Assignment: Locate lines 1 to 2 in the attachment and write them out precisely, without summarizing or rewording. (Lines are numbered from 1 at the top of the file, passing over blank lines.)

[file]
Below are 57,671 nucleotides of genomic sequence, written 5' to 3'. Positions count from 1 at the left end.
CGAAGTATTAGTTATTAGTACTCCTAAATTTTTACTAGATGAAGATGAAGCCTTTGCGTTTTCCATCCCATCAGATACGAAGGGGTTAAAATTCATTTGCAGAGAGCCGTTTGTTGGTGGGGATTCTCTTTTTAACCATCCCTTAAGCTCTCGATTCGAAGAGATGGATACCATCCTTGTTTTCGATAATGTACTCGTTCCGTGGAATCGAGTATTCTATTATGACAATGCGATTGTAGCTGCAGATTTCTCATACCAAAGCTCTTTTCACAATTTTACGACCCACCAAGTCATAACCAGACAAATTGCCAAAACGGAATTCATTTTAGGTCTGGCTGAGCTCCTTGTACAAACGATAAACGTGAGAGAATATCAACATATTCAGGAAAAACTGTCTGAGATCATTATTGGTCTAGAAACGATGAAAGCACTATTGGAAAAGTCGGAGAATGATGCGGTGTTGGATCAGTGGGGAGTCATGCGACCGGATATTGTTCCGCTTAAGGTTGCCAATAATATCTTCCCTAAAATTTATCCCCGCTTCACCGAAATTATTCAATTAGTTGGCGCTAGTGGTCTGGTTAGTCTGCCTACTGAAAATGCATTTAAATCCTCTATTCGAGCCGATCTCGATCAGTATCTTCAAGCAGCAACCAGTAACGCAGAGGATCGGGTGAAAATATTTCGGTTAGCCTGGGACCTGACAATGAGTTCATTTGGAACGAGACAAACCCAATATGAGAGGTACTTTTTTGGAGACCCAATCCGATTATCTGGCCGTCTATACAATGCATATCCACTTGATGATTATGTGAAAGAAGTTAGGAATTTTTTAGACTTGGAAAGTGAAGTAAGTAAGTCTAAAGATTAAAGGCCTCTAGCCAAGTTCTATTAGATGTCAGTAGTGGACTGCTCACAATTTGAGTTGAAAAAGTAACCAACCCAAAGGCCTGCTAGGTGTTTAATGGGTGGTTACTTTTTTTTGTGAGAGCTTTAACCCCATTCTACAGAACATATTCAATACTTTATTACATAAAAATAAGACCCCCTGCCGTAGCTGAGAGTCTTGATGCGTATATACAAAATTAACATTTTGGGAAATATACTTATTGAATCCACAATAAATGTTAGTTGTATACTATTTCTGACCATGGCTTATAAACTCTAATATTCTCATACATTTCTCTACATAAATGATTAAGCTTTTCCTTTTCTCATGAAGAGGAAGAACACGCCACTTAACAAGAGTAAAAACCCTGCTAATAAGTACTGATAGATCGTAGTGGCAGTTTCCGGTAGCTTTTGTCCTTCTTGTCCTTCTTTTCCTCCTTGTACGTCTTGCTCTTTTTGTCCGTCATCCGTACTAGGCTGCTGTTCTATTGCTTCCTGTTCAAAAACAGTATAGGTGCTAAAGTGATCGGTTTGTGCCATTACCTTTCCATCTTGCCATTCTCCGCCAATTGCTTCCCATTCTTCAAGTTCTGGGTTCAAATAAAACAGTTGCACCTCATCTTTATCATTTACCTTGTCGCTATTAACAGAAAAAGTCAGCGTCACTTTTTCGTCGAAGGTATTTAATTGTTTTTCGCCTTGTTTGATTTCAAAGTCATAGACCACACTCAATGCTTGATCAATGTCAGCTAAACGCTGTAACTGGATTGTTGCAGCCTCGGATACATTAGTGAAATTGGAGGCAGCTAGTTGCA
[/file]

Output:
Below are 57,671 nucleotides of genomic sequence, written 5' to 3'. Positions count from 1 at the left end.
CGAAGTATTAGTTATTAGTACTCCTAAATTTTTACTAGATGAAGATGAAGCCTTTGCGTTTTCCATCCCATCAGATACGAAGGGGTTAAAATTCATTTGCAGAGAGCCGTTTGTTGGTGGGGATTCTCTTTTTAACCATCCCTTAAGCTCTCGATTCGAAGAGATGGATACCATCCTTGTTTTCGATAATGTACTCGTTCCGTGGAATCGAGTATTCTATTATGACAATGCGATTGTAGCTGCAGATTTCTCATACCAAAGCTCTTTTCACAATTTTACGACCCACCAAGTCATAACCAGACAAATTGCCAAAACGGAATTCATTTTAGGTCTGGCTGAGCTCCTTGTACAAACGATAAACGTGAGAGAATATCAACATATTCAGGAAAAACTGTCTGAGATCATTATTGGTCTAGAAACGATGAAAGCACTATTGGAAAAGTCGGAGAATGATGCGGTGTTGGATCAGTGGGGAGTCATGCGACCGGATATTGTTCCGCTTAAGGTTGCCAATAATATCTTCCCTAAAATTTATCCCCGCTTCACCGAAATTATTCAATTAGTTGGCGCTAGTGGTCTGGTTAGTCTGCCTACTGAAAATGCATTTAAATCCTCTATTCGAGCCGATCTCGATCAGTATCTTCAAGCAGCAACCAGTAACGCAGAGGATCGGGTGAAAATATTTCGGTTAGCCTGGGACCTGACAATGAGTTCATTTGGAACGAGACAAACCCAATATGAGAGGTACTTTTTTGGAGACCCAATCCGATTATCTGGCCGTCTATACAATGCATATCCACTTGATGATTATGTGAAAGAAGTTAGGAATTTTTTAGACTTGGAAAGTGAAGTAAGTAAGTCTAAAGATTAAAGGCCTCTAGCCAAGTTCTATTAGATGTCAGTAGTGGACTGCTCACAATTTGAGTTGAAAAAGTAACCAACCCAAAGGCCTGCTAGGTGTTTAATGGGTGGTTACTTTTTTTTGTGAGAGCTTTAACCCCATTCTACAGAACATATTCAATACTTTATTACATAAAAATAAGACCCCCTGCCGTAGCTGAGAGTCTTGATGCGTATATACAAAATTAACATTTTGGGAAATATACTTATTGAATCCACAATAAATGTTAGTTGTATACTATTTCTGACCATGGCTTATAAACTCTAATATTCTCATACATTTCTCTACATAAATGATTAAGCTTTTCCTTTTCTCATGAAGAGGAAGAACACGCCACTTAACAAGAGTAAAAACCCTGCTAATAAGTACTGATAGATCGTAGTGGCAGTTTCCGGTAGCTTTTGTCCTTCTTGTCCTTCTTTTCCTCCTTGTACGTCTTGCTCTTTTTGTCCGTCATCCGTACTAGGCTGCTGTTCTATTGCTTCCTGTTCAAAAACAGTATAGGTGCTAAAGTGATCGGTTTGTGCCATTACCTTTCCATCTTGCCATTCTCCGCCAATTGCTTCCCATTCTTCAAGTTCTGGGTTCAAATAAAACAGTTGCACCTCATCTTTATCATTTACCTTGTCGCTATTAACAGAAAAAGTCAGCGTCACTTTTTCGTCGAAGGTATTTAATTGTTTTTCGCCTTGTTTGATTTCAAAGTCATAGACCACACTCAATGCTTGATCAATGTCAGCTAAACGCTGTAACTGGATTGTTGCAGCCTCGGATACATTAGTGAAATTGGAGGCAGCTAGTTGCA